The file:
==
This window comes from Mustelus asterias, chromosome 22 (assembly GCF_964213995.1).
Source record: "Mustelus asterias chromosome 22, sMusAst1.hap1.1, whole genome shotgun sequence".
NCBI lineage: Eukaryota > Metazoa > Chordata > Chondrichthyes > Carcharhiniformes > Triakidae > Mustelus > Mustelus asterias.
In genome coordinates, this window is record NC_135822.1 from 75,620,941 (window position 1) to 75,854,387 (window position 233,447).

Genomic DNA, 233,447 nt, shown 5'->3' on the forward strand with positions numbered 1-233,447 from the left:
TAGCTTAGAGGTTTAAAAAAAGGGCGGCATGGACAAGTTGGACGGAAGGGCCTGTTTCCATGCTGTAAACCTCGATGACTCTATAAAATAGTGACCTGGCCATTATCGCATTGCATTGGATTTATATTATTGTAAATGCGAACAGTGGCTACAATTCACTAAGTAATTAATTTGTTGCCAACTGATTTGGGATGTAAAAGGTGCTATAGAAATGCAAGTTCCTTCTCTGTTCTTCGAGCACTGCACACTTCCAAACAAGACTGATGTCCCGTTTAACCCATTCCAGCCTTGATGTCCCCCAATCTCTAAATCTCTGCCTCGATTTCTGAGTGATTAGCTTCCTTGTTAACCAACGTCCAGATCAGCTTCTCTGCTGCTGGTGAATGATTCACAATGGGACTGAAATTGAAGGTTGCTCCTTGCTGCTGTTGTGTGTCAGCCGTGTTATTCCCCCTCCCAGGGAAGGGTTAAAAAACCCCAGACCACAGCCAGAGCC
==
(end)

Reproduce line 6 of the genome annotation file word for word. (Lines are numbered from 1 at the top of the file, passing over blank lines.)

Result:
TAGCTTAGAGGTTTAAAAAAAGGGCGGCATGGACAAGTTGGACGGAAGGGCCTGTTTCCATGCTGTAAACCTCGATGACTCTATAAAATAGTGACCTGGCCATTATCGCATTGCATTGGATTTATATTATTGTAAATGCGAACAGTGGCTACAATTCACTAAGTAATTAATTTGTTGCCAACTGATTTGGGATGTAAAAGGTGCTATAGAAATGCAAGTTCCTTCTCTGTTCTTCGAGCACTGCACACTTCCAAACAAGACTGATGTCCCGTTTAACCCATTCCAGCCTTGATGTCCCCCAATCTCTAAATCTCTGCCTCGATTTCTGAGTGATTAGCTTCCTTGTTAACCAACGTCCAGATCAGCTTCTCTGCTGCTGGTGAATGATTCACAATGGGACTGAAATTGAAGGTTGCTCCTTGCTGCTGTTGTGTGTCAGCCGTGTTATTCCCCCTCCCAGGGAAGGGTTAAAAAACCCCAGACCACAGCCAGAGCC